Woman who used late boyfriend’s funds on trial

The 35th Circuit Court room is seen in this Wednesday photo during the trial of Stacy Stier, left, who faces charge of illegal possession of a financial transaction device.

CORUNNA — Stacy Stier, who is accused of using her deceased boyfriend’s debit card for “rent and bills,” is on trial in 35th Circuit Court on multiple felony counts related to the alleged misuse of the funds.

Her trial is expected to continue today with closing arguments, and possibly the case will be sent to the jury.

Stier, of Owosso, who is charged with felony possession of a financial transaction device, testified Wednesday that then-boyfriend Kyle Barlage died of a heroin overdose at their residence in August 2017.

Stier was charged by Aug. 28, 2019, but was not arrested until Sept. 22, 2019. She was arraigned in 66th District Court before Judge Terrance Dignan and pleaded not guilty. Court records do not indicate the amount of bond, but Stier has been free while awaiting disposition of the case.

In Michigan, illegal credit card possession is punishable by up to four years in prison and restitution.

Tuesday, Stier said that after Barlage passed away, she continued to use his debit card to pay bills at the residence they had shared for about nine months. She ended up using approximately $600 that was in Barlage’s bank account.

“She didn’t think she was doing anything wrong,” defense attorney Adam Pfeiffer told the jury in his opening statement.

Unbeknownst to Stier, Barlage had a $25,000 life insurance policy through his employer that named her as the beneficiary. Stier testified she originally agreed to pay for the cost of Barlage’s funeral and headstone.

When Barlage’s family found out about the policy, she said their relationship with her deteriorated, and Stier testified “she was done with it,” and did not pay for any part of the funeral or headstone from the insurance payout.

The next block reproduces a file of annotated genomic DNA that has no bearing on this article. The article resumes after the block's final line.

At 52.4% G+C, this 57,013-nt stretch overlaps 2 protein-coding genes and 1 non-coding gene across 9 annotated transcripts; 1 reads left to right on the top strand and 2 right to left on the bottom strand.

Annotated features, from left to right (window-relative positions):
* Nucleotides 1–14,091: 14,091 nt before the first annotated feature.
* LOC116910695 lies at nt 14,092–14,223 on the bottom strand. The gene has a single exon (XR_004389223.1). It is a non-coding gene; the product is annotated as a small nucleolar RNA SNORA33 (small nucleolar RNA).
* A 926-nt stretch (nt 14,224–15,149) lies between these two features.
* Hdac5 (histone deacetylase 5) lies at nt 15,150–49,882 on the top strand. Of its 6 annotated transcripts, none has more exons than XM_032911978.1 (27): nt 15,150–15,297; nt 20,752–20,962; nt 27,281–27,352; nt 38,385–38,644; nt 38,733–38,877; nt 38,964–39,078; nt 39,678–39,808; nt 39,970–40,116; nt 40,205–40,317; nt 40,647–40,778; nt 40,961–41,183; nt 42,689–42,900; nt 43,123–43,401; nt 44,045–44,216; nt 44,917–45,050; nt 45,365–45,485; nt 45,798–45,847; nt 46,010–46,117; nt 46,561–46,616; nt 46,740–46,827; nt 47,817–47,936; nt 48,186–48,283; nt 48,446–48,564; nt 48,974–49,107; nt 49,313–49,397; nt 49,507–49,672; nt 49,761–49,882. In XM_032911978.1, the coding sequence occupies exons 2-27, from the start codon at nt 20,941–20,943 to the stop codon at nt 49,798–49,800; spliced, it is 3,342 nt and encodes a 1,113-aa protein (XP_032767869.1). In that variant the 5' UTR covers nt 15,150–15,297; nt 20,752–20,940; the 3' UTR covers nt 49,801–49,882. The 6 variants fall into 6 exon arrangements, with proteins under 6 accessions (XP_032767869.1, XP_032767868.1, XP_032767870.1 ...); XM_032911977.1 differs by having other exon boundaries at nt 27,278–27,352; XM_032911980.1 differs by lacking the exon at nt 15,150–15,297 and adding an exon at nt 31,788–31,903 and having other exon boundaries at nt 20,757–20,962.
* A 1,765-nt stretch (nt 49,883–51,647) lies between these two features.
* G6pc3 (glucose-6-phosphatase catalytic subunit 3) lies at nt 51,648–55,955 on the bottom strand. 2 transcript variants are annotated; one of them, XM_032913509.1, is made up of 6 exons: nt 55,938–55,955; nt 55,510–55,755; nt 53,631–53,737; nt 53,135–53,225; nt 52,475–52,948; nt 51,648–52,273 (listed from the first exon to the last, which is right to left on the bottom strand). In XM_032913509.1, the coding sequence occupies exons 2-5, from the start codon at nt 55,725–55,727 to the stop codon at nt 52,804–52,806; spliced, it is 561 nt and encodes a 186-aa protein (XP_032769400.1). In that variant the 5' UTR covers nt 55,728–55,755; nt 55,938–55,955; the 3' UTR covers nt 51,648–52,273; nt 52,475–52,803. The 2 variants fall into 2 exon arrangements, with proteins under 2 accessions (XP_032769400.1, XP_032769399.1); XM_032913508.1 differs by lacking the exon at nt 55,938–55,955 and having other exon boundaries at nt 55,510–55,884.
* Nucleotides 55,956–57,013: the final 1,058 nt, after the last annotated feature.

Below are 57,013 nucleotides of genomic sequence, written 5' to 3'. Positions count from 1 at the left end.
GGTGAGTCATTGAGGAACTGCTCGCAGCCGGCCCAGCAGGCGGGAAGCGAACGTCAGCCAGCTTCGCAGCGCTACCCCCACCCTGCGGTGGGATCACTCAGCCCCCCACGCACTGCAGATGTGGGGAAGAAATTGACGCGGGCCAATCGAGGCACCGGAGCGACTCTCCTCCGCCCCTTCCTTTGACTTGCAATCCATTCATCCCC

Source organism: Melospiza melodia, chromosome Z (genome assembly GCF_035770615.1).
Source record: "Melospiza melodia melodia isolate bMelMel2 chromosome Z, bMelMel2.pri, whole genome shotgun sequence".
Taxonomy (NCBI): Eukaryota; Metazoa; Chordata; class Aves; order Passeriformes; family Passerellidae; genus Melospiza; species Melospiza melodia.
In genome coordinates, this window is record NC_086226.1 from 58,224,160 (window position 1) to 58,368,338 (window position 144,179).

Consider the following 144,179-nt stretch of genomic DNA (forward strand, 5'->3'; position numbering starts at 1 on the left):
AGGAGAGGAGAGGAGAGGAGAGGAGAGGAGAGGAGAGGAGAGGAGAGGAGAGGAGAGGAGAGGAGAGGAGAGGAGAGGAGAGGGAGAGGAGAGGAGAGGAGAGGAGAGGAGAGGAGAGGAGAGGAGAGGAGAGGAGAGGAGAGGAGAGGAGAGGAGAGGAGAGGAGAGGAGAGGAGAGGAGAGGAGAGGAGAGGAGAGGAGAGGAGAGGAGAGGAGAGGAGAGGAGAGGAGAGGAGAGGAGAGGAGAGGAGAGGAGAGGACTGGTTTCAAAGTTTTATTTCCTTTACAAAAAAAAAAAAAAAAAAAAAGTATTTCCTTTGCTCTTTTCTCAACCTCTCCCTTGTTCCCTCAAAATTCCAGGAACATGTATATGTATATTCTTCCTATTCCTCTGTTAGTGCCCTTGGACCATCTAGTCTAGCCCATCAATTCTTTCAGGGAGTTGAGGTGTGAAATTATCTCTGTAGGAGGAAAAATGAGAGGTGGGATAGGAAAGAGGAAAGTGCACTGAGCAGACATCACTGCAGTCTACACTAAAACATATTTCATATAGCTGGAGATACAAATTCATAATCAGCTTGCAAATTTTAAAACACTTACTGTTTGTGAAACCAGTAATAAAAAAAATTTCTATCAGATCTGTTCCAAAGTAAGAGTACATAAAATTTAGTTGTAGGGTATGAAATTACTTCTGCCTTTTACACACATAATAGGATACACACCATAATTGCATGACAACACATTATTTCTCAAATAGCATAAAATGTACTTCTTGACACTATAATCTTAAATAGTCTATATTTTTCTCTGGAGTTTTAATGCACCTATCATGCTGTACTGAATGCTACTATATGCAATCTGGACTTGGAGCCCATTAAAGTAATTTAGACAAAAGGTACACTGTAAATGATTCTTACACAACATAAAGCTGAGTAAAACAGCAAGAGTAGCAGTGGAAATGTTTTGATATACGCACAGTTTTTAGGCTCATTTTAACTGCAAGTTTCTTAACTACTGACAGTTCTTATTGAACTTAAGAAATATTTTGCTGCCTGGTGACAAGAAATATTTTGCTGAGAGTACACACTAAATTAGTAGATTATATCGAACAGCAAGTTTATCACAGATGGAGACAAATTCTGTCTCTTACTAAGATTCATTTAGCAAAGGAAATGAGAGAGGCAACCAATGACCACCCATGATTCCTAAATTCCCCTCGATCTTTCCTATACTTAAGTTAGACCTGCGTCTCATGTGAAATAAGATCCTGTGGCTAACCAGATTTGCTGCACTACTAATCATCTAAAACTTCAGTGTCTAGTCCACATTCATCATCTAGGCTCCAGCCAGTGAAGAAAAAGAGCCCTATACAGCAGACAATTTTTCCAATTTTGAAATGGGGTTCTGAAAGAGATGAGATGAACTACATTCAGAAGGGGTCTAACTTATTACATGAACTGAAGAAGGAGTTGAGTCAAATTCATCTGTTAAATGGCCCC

Prosecutor Deana Finnegan attacked Stier’s credibility Wednesday, telling the jury Stier had spent money on tattoos, clothes and other items after Barlage’s death.

Finnegan also pointed out Stier had lied to Owosso police when they responded to the call for Barlage’s overdose. Stier first claimed she didn’t know how Barlage got the heroin that caused his death, but when police told her they would be obtaining a warrant to determine the location of her cellphone before Barlage’s death, she admitted driving him to Flint to get drugs. She denied she knew he was there to obtain heroin.

Stier also testified she was “shocked” to learn Barlage had been using heroin, adding she was concerned she could somehow be charged with a crime related to Barlage’s death.

Stier has no prior criminal history in Shiawassee County. She has been sued in one civil action, and has one minor traffic-related citation.

(1) comment

NickyLindsay

What is interesting, is that unmarried people that reside together, the law recognizes their property as community properties. While this is slightly different since the financial institution "owns" the financial transaction device, things are murky.

What strikes me as odd, is that the prosecutor just wants to look like she is doing the deceased family a favor. The entire thing is sad.

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